In worst case, one can say that summation is done in serial.
It is important to have the vector length set to the optimal size (must
be a multiple of 2). For most machines, it is either 64 or 128.
Most vector computers have an optimized timer. After initial porting, you
may try rewriting when(). Make sure that the timer you use
is a wall time and not the cpu or system timer. Check details this
section on how to make sure your timer is right.
Single Vector Processor: Cray
Machines (CRAYC90). Hitachi-SX4.
The difference between Hitachi-SX4 and Cray vector programming is that
Hitachi C version doesn't allow C structure assignment (ANSI) as one
vector operation . So, one needs to do a structure assignment element by
Parallel Vector: Cray
Machines (shared memory pragmas), Hitachi-SX4
Fujitsu and other vendors: Use either the Cray version or the Hitachi
version whichever is close to your machine programming. Use appropriate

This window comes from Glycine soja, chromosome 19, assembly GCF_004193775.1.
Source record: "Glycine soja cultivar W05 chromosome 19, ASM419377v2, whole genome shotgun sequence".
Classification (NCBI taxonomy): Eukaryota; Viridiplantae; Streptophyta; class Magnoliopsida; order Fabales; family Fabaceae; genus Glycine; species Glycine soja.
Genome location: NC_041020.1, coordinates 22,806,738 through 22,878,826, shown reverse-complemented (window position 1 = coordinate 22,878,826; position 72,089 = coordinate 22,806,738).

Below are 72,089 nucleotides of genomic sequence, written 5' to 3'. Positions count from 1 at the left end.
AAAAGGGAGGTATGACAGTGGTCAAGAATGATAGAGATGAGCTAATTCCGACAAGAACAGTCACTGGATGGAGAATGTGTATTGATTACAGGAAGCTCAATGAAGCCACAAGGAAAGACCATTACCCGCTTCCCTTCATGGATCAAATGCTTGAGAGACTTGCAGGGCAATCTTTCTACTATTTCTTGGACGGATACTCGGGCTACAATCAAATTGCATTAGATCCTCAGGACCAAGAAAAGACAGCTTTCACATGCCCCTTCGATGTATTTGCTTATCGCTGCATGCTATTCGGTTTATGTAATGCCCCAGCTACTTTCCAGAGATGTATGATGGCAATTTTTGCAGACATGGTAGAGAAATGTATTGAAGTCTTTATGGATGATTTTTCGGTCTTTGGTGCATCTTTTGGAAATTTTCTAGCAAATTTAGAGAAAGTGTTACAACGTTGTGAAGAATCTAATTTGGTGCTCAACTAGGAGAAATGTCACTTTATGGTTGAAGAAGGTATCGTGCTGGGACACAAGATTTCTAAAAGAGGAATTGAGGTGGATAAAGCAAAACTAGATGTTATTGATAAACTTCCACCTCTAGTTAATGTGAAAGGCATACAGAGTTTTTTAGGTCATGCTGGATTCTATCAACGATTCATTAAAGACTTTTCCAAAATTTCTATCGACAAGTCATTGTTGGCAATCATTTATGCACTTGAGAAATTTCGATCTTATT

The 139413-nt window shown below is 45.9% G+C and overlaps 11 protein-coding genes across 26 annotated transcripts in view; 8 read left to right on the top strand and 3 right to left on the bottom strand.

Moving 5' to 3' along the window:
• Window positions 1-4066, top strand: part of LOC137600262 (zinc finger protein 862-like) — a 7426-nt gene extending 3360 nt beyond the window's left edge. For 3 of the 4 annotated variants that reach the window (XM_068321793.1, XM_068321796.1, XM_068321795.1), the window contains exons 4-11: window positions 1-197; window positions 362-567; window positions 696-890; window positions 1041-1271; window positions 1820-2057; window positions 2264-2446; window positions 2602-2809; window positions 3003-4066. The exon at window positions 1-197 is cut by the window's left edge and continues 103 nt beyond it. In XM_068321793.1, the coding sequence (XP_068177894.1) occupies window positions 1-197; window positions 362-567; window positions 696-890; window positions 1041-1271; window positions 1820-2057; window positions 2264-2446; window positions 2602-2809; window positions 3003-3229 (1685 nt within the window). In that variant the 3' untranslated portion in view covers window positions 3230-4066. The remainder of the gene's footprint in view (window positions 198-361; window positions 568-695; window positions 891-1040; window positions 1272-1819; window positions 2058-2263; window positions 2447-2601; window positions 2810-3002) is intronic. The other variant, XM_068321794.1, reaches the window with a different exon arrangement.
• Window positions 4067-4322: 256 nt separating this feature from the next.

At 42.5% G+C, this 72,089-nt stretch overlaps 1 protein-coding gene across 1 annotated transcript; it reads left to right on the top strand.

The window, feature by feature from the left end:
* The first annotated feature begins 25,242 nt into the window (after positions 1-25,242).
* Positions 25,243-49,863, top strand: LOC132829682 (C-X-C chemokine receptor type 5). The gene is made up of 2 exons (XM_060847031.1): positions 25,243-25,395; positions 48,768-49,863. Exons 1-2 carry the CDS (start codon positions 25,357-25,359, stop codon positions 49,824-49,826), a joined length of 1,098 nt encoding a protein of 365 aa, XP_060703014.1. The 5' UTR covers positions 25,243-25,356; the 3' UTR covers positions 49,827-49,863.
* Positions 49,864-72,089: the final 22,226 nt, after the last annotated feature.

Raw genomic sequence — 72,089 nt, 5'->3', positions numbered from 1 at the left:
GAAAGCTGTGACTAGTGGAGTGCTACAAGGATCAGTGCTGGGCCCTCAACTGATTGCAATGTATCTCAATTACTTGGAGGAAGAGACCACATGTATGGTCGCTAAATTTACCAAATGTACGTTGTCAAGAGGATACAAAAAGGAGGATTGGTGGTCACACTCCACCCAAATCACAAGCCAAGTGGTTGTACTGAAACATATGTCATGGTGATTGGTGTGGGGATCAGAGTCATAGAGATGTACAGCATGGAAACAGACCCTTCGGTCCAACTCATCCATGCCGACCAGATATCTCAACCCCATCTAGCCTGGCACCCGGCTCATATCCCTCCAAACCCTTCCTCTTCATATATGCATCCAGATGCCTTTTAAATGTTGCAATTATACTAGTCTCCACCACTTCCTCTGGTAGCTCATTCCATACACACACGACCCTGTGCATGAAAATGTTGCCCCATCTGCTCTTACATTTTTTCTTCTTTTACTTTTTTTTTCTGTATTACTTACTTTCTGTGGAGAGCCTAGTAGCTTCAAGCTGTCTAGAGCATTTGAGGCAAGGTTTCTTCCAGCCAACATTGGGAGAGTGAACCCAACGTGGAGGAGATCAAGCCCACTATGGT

pragmas, and compilers optimization flags specific to the respective vendors.
Check Makefile for the following and set if necessary.
Select a compiler and set CC to it in the Makefile.
Set the KERN_CFLAGS or DRIV_CFLAGS. Use the standard optimization for the
best speed available.
Set the computation data types as described above in the general guidelines
Now follow the guidelines given below for specific version.
Version (For workstation/PC clusters, IBM-SP2 ): Set ARCH=MPI
in the Makefile. Make sure your MPI path and library are set to appropriate
Memory Version (SGI, SUN, Kendall Square): For SGI and SUN, corresponding
Makefile and batchfile have been provided. For Kendall Square, set ARCH=KSR
in the Makefile.
: MASPAR1, MASPAR2 : Set ARCH=MP1 for MASPAR1, and ARCH=MP2
for MASPAR2 in the Makefile.
: NCUBE, Intel Paragon : Set ARCH=NCUBE2 for NCUBE2, ARCH=NCUBE2S
for NCUBE2S, and ARCH=PARAGON for Intel Paragon.
We will now present here some ways of tuning HINT in a question and answer
format. In order to get results that may be fairly compared across